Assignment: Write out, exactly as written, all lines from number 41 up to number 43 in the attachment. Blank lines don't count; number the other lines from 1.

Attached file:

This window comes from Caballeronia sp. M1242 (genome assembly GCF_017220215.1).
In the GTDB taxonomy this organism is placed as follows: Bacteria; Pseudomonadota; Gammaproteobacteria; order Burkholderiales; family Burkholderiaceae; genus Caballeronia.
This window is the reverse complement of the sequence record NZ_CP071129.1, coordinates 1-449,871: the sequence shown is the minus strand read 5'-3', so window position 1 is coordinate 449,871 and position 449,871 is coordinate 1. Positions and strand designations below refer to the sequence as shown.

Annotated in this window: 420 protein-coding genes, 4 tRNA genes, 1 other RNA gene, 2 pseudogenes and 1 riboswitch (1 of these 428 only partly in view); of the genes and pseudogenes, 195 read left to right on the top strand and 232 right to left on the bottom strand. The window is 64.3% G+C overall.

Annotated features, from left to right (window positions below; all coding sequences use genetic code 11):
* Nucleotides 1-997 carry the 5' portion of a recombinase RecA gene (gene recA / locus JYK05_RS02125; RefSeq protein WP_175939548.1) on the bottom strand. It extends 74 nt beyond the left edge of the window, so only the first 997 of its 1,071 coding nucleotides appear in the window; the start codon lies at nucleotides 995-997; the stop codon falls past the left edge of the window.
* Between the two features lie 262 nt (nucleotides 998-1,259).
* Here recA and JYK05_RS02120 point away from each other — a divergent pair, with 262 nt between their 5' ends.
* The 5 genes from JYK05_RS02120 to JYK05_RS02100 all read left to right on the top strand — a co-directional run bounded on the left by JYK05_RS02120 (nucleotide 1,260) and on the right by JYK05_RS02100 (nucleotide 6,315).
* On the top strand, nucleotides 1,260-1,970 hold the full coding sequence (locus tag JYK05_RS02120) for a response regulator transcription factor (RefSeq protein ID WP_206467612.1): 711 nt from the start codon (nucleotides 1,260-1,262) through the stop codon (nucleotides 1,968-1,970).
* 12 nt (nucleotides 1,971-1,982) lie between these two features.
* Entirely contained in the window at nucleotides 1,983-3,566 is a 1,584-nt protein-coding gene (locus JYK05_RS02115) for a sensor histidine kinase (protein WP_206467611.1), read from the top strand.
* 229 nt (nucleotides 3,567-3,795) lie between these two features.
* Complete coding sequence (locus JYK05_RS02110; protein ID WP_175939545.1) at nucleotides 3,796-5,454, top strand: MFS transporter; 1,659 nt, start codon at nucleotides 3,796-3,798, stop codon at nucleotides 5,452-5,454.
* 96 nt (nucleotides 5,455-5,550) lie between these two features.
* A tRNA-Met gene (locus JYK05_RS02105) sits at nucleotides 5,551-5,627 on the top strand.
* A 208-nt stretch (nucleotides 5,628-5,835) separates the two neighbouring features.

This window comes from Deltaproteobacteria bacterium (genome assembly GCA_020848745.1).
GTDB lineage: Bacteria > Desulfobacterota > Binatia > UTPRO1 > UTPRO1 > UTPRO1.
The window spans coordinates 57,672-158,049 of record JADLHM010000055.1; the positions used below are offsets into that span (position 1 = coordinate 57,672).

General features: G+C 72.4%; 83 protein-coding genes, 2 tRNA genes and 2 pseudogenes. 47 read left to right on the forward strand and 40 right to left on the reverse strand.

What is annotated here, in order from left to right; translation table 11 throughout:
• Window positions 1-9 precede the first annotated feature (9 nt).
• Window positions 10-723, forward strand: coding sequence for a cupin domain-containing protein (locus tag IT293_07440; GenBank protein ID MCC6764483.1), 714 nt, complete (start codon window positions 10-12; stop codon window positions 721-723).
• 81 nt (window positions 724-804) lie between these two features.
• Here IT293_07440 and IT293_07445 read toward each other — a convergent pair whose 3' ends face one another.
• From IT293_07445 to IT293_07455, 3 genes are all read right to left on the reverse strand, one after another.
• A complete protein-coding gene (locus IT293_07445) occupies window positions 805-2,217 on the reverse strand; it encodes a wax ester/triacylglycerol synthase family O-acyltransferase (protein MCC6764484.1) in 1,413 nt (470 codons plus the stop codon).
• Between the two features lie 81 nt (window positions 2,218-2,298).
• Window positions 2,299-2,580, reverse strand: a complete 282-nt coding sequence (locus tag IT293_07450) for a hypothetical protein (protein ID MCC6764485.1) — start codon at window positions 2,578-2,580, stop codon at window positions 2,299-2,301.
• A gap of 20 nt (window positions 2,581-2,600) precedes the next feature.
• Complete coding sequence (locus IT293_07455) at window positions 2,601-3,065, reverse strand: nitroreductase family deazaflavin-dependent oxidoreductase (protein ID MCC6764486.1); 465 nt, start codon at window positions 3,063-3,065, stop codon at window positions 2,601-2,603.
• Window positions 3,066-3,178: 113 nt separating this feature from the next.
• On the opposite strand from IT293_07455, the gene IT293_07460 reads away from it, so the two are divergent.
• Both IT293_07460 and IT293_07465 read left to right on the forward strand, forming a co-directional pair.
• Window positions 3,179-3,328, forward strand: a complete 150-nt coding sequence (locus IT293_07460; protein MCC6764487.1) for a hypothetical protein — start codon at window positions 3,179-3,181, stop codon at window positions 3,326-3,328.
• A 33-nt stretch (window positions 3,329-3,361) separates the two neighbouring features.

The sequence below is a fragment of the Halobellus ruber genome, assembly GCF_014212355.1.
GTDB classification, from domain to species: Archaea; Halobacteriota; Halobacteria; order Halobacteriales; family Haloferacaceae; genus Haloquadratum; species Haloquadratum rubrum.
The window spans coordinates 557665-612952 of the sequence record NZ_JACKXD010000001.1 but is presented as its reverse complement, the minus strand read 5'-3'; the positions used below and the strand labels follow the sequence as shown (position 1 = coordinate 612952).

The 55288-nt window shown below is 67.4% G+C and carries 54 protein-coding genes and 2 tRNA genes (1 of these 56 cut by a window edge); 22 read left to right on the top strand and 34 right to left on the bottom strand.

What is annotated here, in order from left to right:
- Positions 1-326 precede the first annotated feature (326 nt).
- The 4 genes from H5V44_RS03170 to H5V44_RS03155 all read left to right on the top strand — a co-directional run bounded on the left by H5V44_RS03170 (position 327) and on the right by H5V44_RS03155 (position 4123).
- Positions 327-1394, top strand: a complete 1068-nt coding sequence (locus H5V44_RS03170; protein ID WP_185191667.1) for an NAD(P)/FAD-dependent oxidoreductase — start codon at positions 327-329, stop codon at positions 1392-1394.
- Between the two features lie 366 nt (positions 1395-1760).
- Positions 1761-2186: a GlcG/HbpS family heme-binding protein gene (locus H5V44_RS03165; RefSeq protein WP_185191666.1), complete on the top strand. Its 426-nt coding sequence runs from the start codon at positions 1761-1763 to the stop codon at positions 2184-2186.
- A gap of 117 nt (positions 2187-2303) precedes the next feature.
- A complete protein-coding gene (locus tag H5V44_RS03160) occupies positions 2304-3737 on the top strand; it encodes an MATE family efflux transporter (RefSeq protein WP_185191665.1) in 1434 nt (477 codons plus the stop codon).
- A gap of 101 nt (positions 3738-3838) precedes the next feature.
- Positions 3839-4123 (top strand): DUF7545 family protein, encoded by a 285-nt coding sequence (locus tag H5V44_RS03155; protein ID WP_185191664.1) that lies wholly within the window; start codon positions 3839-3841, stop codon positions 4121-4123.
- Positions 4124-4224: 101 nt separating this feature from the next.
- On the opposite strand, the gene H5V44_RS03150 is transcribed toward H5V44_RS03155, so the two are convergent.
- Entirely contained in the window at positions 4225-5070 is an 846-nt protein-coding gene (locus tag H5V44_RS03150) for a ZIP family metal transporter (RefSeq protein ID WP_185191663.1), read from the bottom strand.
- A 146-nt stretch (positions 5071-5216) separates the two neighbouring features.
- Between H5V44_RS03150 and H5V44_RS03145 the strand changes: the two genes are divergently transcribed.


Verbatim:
The 55288-nt window shown below is 67.4% G+C and carries 54 protein-coding genes and 2 tRNA genes (1 of these 56 cut by a window edge); 22 read left to right on the top strand and 34 right to left on the bottom strand.

What is annotated here, in order from left to right:
- Positions 1-326 precede the first annotated feature (326 nt).